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Aeonium's in bloom Question.

Posted by hijole 9 (My Page) on
Thu, Feb 2, 12 at 19:53

Hello garden community, Now I know that I could very easily google this same exact Q. but I prefer to ask my family here at the garden web: Cacti & succulent forum.
My question is my Aeonium Zwarkoff wrong spelling oops, (Black cherry in color.)
Is currently blooming and if my memory serves me correctly, I was once told that I could simply cut off the stem at the bloom or slightly below the area that is blooming and that it would by pass the blooming stage and allow the plant to grow more vigorously, is that the way it goes for these Aeoniums?

I thank you for the answers Because I know someone here has the answer and it gives me much pleasure when I can be of some assistance to anyone who has a question or two or three or four about anything they might be inquiring about.

After all thats why we are all here right, and one question even if it's repeated makes for garden chatting and even if something sounds simplistic to someone, someone else may not know the answer or maybe NEVER heard that before and are reading it for the first time.

Not that we dont already have enough to do already but for me I can honestly say reading and rereading these threads is rather relaxing to me and I can actually unwind in the process of doing that, and if not I would'nt visit.

But here I am unwinding and asking a silly question hoping that someone here with the proper knowledge shows up and gives me a second of there time.
And for that I am thankful.

Greg


Follow-Up Postings:

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RE: Aeonium's in bloom Question.

No, you cannot generally interfere with Nature - if the head's going to flower the head's going to die, and there's usually *not always* very little you can do about it.

If it's already blooming the blooming head is on its way out, but since there are other heads, Greg, do the Alfred E Neuman and dance the 'What Me Worry'. It's part of life, life, taxes and the rest of that rot (unless you're in Greece...did I say that?).

As to the link, I'm part of it.

Here is a link that might be useful: Alfred E. Neuman Has One


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RE: Aeonium's in bloom Question.

  • Posted by hoovb z9 Southern CA (My Page) on
    Thu, Feb 2, 12 at 23:51

After it kind of finishes blooming just cut off the rosette and leave some of the stem, and it will develop a bunch of new rosettes on what is left of the stem.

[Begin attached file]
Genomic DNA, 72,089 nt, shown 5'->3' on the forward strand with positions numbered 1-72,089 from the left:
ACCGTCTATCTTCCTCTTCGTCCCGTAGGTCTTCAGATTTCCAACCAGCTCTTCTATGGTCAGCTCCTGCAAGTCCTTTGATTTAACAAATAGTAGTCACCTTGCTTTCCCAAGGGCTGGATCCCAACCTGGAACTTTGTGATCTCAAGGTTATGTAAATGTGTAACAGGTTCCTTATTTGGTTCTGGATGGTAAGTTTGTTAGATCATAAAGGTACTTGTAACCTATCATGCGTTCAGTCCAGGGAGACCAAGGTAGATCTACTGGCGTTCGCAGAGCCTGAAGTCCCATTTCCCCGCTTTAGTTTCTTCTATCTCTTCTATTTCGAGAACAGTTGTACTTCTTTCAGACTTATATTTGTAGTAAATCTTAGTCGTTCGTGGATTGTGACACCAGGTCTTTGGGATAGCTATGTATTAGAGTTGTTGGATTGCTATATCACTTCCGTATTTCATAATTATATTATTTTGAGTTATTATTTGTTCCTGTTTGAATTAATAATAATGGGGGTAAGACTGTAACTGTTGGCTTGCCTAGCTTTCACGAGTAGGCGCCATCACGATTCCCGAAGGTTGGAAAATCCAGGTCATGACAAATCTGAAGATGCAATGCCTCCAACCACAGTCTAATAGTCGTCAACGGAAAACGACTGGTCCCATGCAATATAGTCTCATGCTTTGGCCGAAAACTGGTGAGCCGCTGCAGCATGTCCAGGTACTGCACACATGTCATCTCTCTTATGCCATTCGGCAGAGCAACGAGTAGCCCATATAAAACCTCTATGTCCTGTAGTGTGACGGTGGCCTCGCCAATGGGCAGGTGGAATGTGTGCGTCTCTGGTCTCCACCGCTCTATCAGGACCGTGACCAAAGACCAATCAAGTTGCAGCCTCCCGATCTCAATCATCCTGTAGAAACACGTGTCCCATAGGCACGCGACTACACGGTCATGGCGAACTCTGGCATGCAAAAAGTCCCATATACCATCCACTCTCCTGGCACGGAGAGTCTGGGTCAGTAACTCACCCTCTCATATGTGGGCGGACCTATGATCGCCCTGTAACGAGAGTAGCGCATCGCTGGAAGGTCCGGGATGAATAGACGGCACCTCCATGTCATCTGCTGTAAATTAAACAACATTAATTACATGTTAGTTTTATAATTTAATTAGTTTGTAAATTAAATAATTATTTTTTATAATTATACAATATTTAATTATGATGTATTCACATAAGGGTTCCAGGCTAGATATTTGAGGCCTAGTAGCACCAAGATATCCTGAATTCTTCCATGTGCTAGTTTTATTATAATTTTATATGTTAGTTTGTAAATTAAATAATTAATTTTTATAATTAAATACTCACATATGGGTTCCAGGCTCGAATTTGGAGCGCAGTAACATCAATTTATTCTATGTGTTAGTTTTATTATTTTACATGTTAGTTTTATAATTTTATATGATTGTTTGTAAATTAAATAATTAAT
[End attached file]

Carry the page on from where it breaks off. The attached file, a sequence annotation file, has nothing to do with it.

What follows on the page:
At least I've done this several times, and that is what has happened each time. No need to let that stem go to waste! I've also cut pieces of stem and laid them on the ground and new plants form on each piece of stem. That plant likes it here.


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RE: Aeonium's in bloom Question.

Yeah, thats what I would do (hoovb) and if you leave the flower to dry, you will have lots of seeds as well.


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RE: Aeonium's in bloom Question.

Thank you for the responses,

Cactusmcharris, LOL... I had no idea MAD had a real name, HUH!!! me worry --to funny! Ha-Ha...
Yeah and mother nature is not one to be foolin with either, thanks.

hoovb, I like that, after it's done trim it up a little and then again let nature take over and welcome the new growths. Good deal, Thanks.

Beachplants, Thanks for the confirmation, and I like the part about all the seeds too. something to look forward too also.

thanks for responding quick too.

Greg


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RE: Aeonium's in bloom Question.

Hey, Greg!
Thanks for asking this question.
Now I know what to do with mine once it blooms.
Imagine that, another plant we have in common ;-)


Josh


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RE: Aeonium's in bloom Question.

Hey Josh good to see you here, nice looking plant at that too huh.
Let me throw an Orchid question at you josh if I can, I posted one on the orchid page, when you get a chance take a peek at it, It's concerning my poormans orchid and their blooms.
Thanks Josh
Greg


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